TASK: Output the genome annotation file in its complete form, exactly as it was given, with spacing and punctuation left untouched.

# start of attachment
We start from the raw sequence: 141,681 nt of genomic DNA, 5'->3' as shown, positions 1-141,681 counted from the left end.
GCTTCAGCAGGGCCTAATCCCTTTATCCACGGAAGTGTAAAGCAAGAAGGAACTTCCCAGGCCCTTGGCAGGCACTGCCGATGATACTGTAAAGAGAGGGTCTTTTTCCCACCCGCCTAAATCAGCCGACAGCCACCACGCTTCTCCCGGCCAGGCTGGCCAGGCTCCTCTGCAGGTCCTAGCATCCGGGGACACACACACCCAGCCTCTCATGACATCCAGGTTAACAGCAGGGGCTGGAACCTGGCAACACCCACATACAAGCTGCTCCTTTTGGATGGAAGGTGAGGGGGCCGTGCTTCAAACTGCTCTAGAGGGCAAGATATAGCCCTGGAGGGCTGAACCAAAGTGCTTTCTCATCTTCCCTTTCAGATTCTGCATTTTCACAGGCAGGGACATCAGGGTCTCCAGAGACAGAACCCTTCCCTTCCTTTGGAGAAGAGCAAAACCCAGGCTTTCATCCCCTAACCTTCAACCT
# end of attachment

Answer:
We start from the raw sequence: 141,681 nt of genomic DNA, 5'->3' as shown, positions 1-141,681 counted from the left end.
GCTTCAGCAGGGCCTAATCCCTTTATCCACGGAAGTGTAAAGCAAGAAGGAACTTCCCAGGCCCTTGGCAGGCACTGCCGATGATACTGTAAAGAGAGGGTCTTTTTCCCACCCGCCTAAATCAGCCGACAGCCACCACGCTTCTCCCGGCCAGGCTGGCCAGGCTCCTCTGCAGGTCCTAGCATCCGGGGACACACACACCCAGCCTCTCATGACATCCAGGTTAACAGCAGGGGCTGGAACCTGGCAACACCCACATACAAGCTGCTCCTTTTGGATGGAAGGTGAGGGGGCCGTGCTTCAAACTGCTCTAGAGGGCAAGATATAGCCCTGGAGGGCTGAACCAAAGTGCTTTCTCATCTTCCCTTTCAGATTCTGCATTTTCACAGGCAGGGACATCAGGGTCTCCAGAGACAGAACCCTTCCCTTCCTTTGGAGAAGAGCAAAACCCAGGCTTTCATCCCCTAACCTTCAACCT